Friday Five: 1981

Music is magic. I think of all those times, especially in my youth, when I could put on a record and a pair of headphones, close my eyes, and go somewhere, somewhere that was different that where I was, somewhere where I was different.

Before music can do that, you have to establish a relationship with it. It has to become so much a part of you that it feels like its there for you and you alone. That relationship takes time. The first phase of it, for me, was discovery. I wasn’t ready to go where music could take me. Maybe I didn’t need it yet to take me anywhere. But I started to discover the existence of other places in the music I heard. Far away places. Sometimes even scary places.

I remember learning about the existence of new places, through music, in 1981. It wasn’t all at once; it was a process that lasted for years. As a memory, it fits nicely into the ways I think of those early years of the decade, that is, as years of transition. Part of that is hindsight but some of that was in my 9-year-old mind, too.

We were not a Reagan household. The start of the Reagan presidency felt like an end to how I understood the post-Vietnam, post-Watergate 70s. We saw Raiders of Lost Ark at the Cinerama Dome for me and my sister’s birthday. It felt like a grown-up movie in the visual violence, but one that was made just for me in every other way. At the end of the year, Muhammad Ali retired from boxing, after losing to Trevor Berbick.

The feeling of transition is in the music, too. All times are eclectic, musically, but the early 80s were richly so. Disco flavors from the Village People; Earth, Wind, & Fire; and the Commodores were still around. The Rolling Stones, Steely Dan, and John Lennon continued to make the charts. So did Phil Collins, Rick Springfield, and Juice Newton. And heavy metal continued to grow and grow…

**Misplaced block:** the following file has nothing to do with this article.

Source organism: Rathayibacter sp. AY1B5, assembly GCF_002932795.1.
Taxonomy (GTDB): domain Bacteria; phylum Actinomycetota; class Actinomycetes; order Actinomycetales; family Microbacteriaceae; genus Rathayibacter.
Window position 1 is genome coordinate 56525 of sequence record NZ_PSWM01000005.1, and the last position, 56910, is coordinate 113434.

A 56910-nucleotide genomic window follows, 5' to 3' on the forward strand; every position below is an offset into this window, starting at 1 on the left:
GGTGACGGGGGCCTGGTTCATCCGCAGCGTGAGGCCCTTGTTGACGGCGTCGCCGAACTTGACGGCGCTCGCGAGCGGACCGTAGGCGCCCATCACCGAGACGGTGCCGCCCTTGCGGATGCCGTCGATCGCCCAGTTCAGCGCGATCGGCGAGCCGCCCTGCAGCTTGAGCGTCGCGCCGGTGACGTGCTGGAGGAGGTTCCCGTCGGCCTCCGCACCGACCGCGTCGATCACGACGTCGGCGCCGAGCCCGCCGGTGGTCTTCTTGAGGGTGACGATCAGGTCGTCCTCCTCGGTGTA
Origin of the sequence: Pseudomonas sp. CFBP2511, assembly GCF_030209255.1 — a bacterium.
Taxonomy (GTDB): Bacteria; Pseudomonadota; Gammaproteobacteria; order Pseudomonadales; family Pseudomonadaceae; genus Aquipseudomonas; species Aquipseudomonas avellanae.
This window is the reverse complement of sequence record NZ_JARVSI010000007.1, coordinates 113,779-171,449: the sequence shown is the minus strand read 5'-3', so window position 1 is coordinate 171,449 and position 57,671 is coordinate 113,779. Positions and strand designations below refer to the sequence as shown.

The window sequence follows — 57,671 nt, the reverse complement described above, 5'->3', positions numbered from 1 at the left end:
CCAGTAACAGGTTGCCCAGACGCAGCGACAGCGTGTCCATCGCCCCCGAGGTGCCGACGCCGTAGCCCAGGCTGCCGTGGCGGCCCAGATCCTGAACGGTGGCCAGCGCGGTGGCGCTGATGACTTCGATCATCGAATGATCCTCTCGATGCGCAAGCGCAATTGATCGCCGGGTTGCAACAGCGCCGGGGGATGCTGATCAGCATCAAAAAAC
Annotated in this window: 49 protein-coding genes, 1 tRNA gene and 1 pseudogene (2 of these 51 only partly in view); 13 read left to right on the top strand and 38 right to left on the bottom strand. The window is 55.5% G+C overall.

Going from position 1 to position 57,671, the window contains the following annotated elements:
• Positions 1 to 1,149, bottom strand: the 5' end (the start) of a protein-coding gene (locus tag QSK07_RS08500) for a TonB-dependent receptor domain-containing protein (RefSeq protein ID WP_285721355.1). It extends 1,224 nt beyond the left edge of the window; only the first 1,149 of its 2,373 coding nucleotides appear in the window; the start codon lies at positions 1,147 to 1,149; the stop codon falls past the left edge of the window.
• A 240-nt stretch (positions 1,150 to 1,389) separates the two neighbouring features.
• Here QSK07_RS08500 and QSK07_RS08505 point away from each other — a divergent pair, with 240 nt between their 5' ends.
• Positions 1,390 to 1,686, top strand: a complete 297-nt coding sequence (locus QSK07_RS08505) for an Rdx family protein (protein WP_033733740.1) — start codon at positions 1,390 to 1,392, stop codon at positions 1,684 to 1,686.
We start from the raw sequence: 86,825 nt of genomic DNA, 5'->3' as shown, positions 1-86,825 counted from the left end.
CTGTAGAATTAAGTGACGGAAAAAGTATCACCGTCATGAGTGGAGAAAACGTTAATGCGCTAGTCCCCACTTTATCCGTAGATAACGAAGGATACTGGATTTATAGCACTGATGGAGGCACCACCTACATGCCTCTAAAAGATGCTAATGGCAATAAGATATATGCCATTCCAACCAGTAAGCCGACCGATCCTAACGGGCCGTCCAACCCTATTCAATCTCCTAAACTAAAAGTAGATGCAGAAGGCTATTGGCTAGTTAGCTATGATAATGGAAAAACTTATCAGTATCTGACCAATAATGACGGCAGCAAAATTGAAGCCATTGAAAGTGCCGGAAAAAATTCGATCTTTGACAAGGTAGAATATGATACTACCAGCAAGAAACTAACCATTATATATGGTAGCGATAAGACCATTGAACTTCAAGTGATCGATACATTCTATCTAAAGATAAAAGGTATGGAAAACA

5. “Bette Davis Eyes” (Kim Carnes)
Some songs become hits and then never really go away. This isn’t one of those songs. Kim Carnes reached the top of the charts with this distinctive pop tune in 1981. It finished the year as the most successful single of the year, in addition to the biggest hit of her career. The synthesizer sounds and her raspy voice are what made it a hit, and continue to make it an interesting song now. That it’s largely faded from mainstream radio makes it feel less played out that most hits of the decade. At the time, I remember thinking of it as grown-up, maybe because of the title.

4. “Watching the Wheels” (John Lennon)
This posthumous hit from the legendary musician is really good song. There’s a beauty to it that rests in his middle-aged maturity, a period that really never lasted all that long. It is a bittersweet song, too, released as it was after his December 1980 assassination. The sound of it carries that loss for me, even now. Even though his death wasn’t a profoundly tragic thing for me personally, I knew it was a big deal for everyone else. That realization, and the messiness and confusion of a world where he could be shot dead, are all in this song when I hear it.

3. “Super Freak” (Rick James)